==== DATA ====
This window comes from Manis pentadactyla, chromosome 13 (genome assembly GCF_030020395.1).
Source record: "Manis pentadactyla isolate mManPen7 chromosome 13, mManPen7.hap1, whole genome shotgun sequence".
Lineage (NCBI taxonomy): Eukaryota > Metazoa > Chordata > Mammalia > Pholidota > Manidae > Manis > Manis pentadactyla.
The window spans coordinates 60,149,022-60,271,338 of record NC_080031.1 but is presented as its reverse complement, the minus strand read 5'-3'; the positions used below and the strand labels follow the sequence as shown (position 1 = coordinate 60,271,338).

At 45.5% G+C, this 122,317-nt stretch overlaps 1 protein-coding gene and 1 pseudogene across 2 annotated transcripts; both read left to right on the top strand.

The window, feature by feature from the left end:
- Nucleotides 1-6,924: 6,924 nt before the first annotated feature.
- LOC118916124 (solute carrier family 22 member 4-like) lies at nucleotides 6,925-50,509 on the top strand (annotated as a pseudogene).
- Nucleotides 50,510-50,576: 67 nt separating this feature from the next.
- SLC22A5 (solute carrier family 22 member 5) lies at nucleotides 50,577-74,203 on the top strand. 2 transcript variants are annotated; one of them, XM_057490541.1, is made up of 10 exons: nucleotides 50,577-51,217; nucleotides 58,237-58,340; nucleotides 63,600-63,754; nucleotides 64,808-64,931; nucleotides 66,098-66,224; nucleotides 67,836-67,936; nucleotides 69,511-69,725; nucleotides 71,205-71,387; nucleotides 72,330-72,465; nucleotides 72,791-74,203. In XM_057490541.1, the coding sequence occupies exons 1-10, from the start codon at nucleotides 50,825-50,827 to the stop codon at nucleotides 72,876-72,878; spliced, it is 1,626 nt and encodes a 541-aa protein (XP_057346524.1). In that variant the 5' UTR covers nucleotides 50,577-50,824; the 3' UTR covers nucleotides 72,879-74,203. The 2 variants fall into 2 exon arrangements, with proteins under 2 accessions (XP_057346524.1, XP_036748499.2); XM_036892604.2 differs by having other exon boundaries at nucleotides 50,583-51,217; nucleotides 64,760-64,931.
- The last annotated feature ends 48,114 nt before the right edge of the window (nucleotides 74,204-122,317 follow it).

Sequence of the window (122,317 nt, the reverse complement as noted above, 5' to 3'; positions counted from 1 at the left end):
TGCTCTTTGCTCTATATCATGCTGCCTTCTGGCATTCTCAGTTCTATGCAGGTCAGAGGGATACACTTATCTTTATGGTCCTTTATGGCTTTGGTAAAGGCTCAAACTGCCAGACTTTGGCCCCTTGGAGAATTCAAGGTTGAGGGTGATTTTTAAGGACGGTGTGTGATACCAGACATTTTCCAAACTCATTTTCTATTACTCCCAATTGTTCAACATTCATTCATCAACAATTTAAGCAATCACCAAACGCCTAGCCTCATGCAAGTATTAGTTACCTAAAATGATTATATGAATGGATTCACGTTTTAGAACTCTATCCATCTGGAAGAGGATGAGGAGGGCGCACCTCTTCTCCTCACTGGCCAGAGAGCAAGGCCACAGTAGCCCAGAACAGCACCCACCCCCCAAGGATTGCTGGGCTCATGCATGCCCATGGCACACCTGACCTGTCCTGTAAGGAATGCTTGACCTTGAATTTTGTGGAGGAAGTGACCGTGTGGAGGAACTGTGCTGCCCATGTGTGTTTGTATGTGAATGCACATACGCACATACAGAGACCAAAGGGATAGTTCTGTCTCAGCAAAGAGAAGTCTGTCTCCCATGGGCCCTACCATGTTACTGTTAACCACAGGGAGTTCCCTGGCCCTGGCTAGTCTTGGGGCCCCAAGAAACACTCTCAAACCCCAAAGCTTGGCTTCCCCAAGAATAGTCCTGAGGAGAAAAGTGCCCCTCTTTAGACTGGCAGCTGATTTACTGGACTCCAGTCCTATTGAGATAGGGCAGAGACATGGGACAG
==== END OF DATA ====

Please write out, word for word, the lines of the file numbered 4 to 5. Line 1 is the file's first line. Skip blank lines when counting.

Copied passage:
The window spans coordinates 60,149,022-60,271,338 of record NC_080031.1 but is presented as its reverse complement, the minus strand read 5'-3'; the positions used below and the strand labels follow the sequence as shown (position 1 = coordinate 60,271,338).

At 45.5% G+C, this 122,317-nt stretch overlaps 1 protein-coding gene and 1 pseudogene across 2 annotated transcripts; both read left to right on the top strand.